Chiefs edge Eagles 38-35 in Super Bowl LVII thrillerget the free app
The Kansas City Chiefs defeated the Philadelphia Eagles 38-35 Sunday in Super Bowl LVII in a thrilling back-and-forth affair that came down to the final seconds. Points were plentiful in a game that got off to a frenetic pace Sunday and didn't let up, with strong offensive displays showing why the Eagles and the Chiefs got to this highly anticipated matchup.
Harrison Butker's 27-yard field goal with eight seconds to play gave the Chiefs their third Super Bowl in franchise history, and their second in the Patrick Mahomes era. The Chiefs superstar quarterback, and the reigning two-time MVP, added to his trophy case by also earning his second Super Bowl MVP award.
"It took everybody to win the games. We're Super Bowl champs, baby," Mahomes shouted on stage as red and yellow confetti littered the field.
Chiefs coach Andy Reid, who couldn't win the big game in Philadelphia, beat his former team.
"He's the MVP," Reid said about Mahomes. "That's all that needs to be said: MVP."
Chiefs fans were outnumbered in the stadium, but they did their part to silence the boisterous Philly fans with the tomahawk chop chant. After going into halftime down 24-14, the Chiefs came roaring back in the second half to take a 35-27 lead midway through the fourth quarter.
Mahomes hit wide receiver Kadarius Toney on a five-yard touchdown pass at the start of the fourth quarter that gave the Chiefs a one-point lead. Then, a 65-yard punt return by Toney set up a four-yard touchdown pass from Mahomes to Skyy Moore.
Mahomes finished the game with three touchdowns and 182 yards passing, adding another 44 yards on the ground.
Despite falling short, Eagles quarterback Jalen Hurts put on a show of his own, with three rushing touchdowns and a passing touchdown. With the Eagles down 35-27 midway through the fourth, Hurts scored on a two-yard rushing touchdown, then followed it up by running in the two-point conversion to tie up the score at 35. But it just wasn't enough.
Chiefs fans held their breaths, when, with about 1:30 to go in the first half, Mahomes came up limping badly following a tackle on a third-down play. Mahomes, who has been dealing with a high-ankle sprain since the divisional round of the playoffs, appeared to be grimacing in pain as he came off the field.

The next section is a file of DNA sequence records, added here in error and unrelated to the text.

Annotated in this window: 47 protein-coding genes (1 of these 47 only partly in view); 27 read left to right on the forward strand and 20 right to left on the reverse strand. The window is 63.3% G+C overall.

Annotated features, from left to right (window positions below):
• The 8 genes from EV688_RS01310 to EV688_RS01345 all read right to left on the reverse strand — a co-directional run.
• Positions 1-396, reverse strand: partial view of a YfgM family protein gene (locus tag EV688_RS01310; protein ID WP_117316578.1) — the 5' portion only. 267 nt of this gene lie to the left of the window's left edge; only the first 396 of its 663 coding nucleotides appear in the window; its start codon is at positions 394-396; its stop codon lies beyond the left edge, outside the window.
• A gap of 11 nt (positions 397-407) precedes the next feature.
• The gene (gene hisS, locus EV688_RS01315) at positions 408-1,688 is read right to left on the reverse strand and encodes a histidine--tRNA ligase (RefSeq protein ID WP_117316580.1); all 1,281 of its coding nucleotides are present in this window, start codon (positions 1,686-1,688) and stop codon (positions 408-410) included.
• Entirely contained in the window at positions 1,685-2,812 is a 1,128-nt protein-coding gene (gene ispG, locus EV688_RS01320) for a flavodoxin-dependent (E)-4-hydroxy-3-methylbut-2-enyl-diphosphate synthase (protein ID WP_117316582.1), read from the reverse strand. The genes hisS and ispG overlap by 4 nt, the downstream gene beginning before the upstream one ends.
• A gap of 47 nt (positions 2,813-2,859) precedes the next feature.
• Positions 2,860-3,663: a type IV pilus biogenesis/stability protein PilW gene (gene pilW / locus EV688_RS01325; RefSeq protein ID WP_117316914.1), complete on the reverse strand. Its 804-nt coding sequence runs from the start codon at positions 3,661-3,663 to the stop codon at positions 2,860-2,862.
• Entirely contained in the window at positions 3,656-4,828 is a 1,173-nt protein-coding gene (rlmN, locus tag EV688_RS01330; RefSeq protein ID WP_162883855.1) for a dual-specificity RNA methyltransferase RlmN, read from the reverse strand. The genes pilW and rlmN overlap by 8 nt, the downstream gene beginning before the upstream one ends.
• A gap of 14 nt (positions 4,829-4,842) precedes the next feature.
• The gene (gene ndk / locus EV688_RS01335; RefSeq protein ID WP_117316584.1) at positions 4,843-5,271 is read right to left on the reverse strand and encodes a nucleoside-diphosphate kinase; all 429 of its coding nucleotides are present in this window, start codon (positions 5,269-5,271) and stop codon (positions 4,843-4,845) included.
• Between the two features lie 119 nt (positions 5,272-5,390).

However, Mahomes answered all questions about his health status when he came out after halftime and immediately lead the Chiefs down the field on a 10-play, 75-yard touchdown drive.
Both teams scored touchdowns on their opening drives of the game. Jalen Hurts made up for a costly fumble early in the second quarter, which helped the Chiefs tie the game at 14-points apiece, with his second rushing touchdown of the evening a few minutes later that gave the Eagles a 21-14 lead. They added to it with a 35-yard field goal to go into halftime up 24-14.
Meanwhile, with his 18-yard touchdown reception in the first quarter, Chiefs tight end Travis Kelce passed Rob Gronkowski for the second-most receiving touchdowns in playoff history, with 16. San Francisco 49ers legend Jerry Rice holds the record with 22.
"We wanted to get this so bad for him," Travis Kelce said of Reid. "His legacy in Philly lives on forever. The organization loves him."
The Chiefs' All-Pro tight end and Eagles All-Pro center Jason Kelce became the first set of brothers to play against each other in the Super Bowl.
Their mom, Donna Kelce, wore a half-red, half-green jersey with No. 87 on the front for Travis and No. 62 on the back for Jason. She sat in a suite between NFL Commissioner Roger Goodell and Buffalo Bills safety Damar Hamlin, who is continuing his remarkable recovery since suffering an on-field cardiac arrest during a game in Cincinnati over a month ago.
Despite the barrage of points, a questionable late penalty on Philadelphia Eagles cornerback James Bradberry with less than two minutes remaining meant that the scintillating Super Bowl had a bit of an underwhelming finish.
The Chiefs were driving and faced third-and-8 at the Eagles 15-yard line with 1:54 remaining when Kansas City quarterback Patrick Mahomes threw incomplete to JuJu Smith-Schuster. But officials flagged Bradberry for defensive holding, which negated the incompletion and, more importantly, gave the Chiefs a first down.
Replays showed that Bradberry made light contact with Smith-Schuster, though it didn't appear to affect the play much. Still, the cornerback said he wasn't upset at officials for the call.
"It was a holding. I tugged his jersey," Bradberry said. "I was hoping they would let it slide."
Kansas City was able to essentially run out the clock from that point forward.
The Chiefs won their second Super Bowl following the 2019 season, 50 years after the first one. It took just three years to get another Lombardi.
History was also made Sunday by Mahomes and Hurts, marking the first time that a Super Bowl featured two starting Black quarterbacks.
The Super Bowl Halftime Show was headlined by Grammy Award-winning pop star Rihanna. In a bright red ensemble with a matching red lip she performed hits "Where Have You Been," "We Found Love in a Hopeless Place" and "Rude Boy," among many others.
Her performance had been highly anticipated because it has been nearly seven years since she last performed on stage. She has also not released an album since 2016's "Anti."
Her performance wasn't the only thing that grabbed headlines, but her accompanying baby bump. Following the game, a rep for the singer confirmed to CBS News that the 34-year-old is pregnant with baby number two.
Rihanna welcomed her first child with her partner, rapper A$AP Rocky, in May.
Grammy-winning country music star Chris Stapleton performed the pregame national anthem, and Grammy-winning R&B artist Babyface performed "America the Beautiful" before kickoff.